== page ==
The Reuben Foundation has pledged a donation of £427,500 over the next five years to help fund up to 90 new undergraduate bursaries within Cambridge University. The bursaries will be made available to students from disadvantaged backgrounds, with the Cambridge Bursary Scheme assisting in the funding by matching the Reuben Foundation’s donation.
Eloise Oakley, Murray Edwards Access Officer, spoke to The Cambridge Student regarding the news: “It is amazing to hear of the substantial donation from the Reuben Foundation to provide such critical financial scholarships to support so many disadvantaged future students.”
She continued: “It is particularly important that this support is available to disadvantaged students when they are studying at Cambridge when the day-to-day financial burdens of university life continue to deter so many from applying.”
“The work of colleges and CUSU both to encourage and support applicants from non-traditional backgrounds to apply to Cambridge is brilliant, but these scholarships will help provide the longer term support that these students need to excel. I hope in the future we hear of many more donations, and scholarship opportunities, and continue to support the great access work that is currently being undertaken.”
The Reuben Foundation was founded by David and Simon Reuben, two Indian-born brothers. As well as providing a scholarship programme for Cambridge University students since 2012, the foundation also assists in the funding of the BFI Reuben Library,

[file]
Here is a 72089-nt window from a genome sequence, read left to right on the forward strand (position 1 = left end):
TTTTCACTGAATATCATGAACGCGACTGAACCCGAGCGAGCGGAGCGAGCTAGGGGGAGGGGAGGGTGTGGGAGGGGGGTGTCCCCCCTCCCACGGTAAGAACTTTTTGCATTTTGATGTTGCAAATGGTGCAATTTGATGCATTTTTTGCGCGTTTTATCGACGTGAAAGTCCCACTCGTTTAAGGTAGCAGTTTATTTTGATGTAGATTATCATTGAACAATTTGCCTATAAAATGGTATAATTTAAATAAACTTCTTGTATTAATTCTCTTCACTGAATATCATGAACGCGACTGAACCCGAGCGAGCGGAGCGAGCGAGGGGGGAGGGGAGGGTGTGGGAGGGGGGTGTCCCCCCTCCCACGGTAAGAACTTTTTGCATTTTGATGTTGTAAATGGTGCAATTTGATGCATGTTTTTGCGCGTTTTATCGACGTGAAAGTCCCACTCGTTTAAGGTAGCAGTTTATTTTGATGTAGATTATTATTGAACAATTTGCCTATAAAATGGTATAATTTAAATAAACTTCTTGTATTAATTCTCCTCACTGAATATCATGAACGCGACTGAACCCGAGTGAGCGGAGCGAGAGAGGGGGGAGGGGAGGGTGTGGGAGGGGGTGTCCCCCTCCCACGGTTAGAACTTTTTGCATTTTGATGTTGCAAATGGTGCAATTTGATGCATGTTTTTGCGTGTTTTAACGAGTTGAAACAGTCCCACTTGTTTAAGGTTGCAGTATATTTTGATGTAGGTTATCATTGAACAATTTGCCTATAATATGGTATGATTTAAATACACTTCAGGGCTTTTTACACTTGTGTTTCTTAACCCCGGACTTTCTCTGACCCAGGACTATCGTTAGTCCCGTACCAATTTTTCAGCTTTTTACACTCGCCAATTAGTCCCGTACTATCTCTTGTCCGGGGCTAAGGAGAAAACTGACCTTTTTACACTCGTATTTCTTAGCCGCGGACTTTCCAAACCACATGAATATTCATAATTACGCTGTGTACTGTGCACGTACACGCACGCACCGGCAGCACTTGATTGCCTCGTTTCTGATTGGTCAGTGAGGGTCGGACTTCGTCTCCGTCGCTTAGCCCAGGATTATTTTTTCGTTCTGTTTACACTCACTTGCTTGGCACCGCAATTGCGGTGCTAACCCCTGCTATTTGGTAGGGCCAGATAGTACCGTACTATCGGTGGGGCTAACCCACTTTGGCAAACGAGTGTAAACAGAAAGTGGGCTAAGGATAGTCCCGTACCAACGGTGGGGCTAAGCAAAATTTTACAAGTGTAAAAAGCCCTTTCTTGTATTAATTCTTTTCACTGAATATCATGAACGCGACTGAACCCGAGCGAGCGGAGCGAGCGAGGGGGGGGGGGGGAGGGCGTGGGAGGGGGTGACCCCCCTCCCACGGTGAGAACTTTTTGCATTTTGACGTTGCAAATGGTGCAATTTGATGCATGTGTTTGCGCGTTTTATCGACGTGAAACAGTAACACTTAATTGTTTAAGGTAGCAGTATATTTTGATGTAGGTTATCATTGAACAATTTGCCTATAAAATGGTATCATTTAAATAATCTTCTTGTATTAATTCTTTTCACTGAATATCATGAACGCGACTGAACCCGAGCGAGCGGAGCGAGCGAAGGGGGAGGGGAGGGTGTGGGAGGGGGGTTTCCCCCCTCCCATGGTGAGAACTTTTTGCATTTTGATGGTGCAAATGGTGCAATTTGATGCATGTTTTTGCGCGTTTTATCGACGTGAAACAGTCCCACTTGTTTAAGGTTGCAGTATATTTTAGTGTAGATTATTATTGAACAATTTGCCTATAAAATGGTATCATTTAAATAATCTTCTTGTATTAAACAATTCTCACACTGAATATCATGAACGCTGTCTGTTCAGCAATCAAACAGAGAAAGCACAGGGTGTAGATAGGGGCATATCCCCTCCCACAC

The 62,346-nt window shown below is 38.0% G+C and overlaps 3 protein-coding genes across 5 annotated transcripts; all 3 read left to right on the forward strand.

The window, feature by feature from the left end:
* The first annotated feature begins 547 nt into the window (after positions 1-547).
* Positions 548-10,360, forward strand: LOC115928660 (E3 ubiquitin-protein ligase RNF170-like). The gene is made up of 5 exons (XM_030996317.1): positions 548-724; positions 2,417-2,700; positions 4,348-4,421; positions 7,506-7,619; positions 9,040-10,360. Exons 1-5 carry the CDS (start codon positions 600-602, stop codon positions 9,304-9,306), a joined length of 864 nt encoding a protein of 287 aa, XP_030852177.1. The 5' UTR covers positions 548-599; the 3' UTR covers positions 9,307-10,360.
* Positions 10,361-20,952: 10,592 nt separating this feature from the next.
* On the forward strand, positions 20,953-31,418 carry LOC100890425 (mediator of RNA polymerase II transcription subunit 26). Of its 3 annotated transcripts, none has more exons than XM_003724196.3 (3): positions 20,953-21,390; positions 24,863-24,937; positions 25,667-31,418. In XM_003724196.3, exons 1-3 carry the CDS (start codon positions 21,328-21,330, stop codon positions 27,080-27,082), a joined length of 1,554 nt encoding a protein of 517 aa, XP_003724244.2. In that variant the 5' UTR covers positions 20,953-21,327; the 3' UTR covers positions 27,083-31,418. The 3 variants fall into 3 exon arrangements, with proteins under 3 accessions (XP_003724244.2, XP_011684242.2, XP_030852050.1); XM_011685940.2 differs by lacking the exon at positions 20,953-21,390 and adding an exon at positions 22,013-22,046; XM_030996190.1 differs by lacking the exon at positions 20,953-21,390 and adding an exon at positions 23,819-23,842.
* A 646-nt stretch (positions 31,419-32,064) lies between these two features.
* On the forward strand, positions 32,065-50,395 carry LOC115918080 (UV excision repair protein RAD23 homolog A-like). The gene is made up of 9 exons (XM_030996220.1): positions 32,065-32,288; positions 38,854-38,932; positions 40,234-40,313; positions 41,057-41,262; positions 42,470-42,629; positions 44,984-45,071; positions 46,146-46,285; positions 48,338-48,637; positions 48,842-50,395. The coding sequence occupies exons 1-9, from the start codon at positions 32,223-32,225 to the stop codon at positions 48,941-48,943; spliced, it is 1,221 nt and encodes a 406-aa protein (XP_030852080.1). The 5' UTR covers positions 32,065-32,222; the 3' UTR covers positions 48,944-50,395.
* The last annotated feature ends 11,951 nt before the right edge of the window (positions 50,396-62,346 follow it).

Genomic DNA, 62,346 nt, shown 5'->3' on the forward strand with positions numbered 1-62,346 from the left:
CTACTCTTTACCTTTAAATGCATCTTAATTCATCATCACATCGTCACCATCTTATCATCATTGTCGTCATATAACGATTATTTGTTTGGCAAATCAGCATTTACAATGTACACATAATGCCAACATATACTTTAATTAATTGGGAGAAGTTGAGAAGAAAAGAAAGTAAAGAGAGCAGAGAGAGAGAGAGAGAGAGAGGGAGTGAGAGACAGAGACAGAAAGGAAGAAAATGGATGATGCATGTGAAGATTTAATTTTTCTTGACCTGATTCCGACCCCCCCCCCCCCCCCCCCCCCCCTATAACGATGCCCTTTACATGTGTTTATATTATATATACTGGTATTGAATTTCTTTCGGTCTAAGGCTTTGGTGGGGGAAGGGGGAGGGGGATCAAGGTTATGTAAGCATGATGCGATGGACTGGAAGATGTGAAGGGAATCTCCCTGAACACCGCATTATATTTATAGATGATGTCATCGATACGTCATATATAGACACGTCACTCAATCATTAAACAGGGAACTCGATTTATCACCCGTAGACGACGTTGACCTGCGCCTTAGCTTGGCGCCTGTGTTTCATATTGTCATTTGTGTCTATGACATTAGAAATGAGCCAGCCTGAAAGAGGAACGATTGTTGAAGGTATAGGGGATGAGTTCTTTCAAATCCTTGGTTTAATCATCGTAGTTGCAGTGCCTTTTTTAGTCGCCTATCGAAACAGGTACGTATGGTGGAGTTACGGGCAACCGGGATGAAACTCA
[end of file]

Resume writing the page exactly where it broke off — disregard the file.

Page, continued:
part of BFI Southbank. The library is a major resource for the study of film and television within the UK as it currently possesses the world’s largest collection of written materials on the subject.
In 2013, the brothers were ranked second in Forbes magazine’s list of the UK’s wealthiest billionaires.
The Reuben brothers released a statement saying: “We are delighted to see the continued expansion of the Reuben Scholarship Programme, and look forward to a long partnership with Cambridge which will benefit many bright students over the coming years”.
Vice-Chancellor Professor Sir Leszek Borysiewicz shared his excitement at the news: “I’m delighted the Reuben Foundation has enabled us to provide these bursaries, which will make a significant contribution towards the accommodation and subsistence costs of studying at Cambridge.”
“A Cambridge education is a transformational experience, and their generosity will help ensure that basic living costs do not prevent talented students from benefiting from it.”
CUSU Access Officer Helena Blair was more cautious. “The prospect of financial difficulties and debt forms one of the largest
barriers to people considering higher education as an option. It’s not only about affording living costs – students should have the financial security to thrive equally within their education and access the many opportunities that Cambridge has to offer. Sufficient
financial support from a variety of sources including the Cambridge Bursary Scheme is crucial to achieving this, particularly in the case of students from lower-income backgrounds.”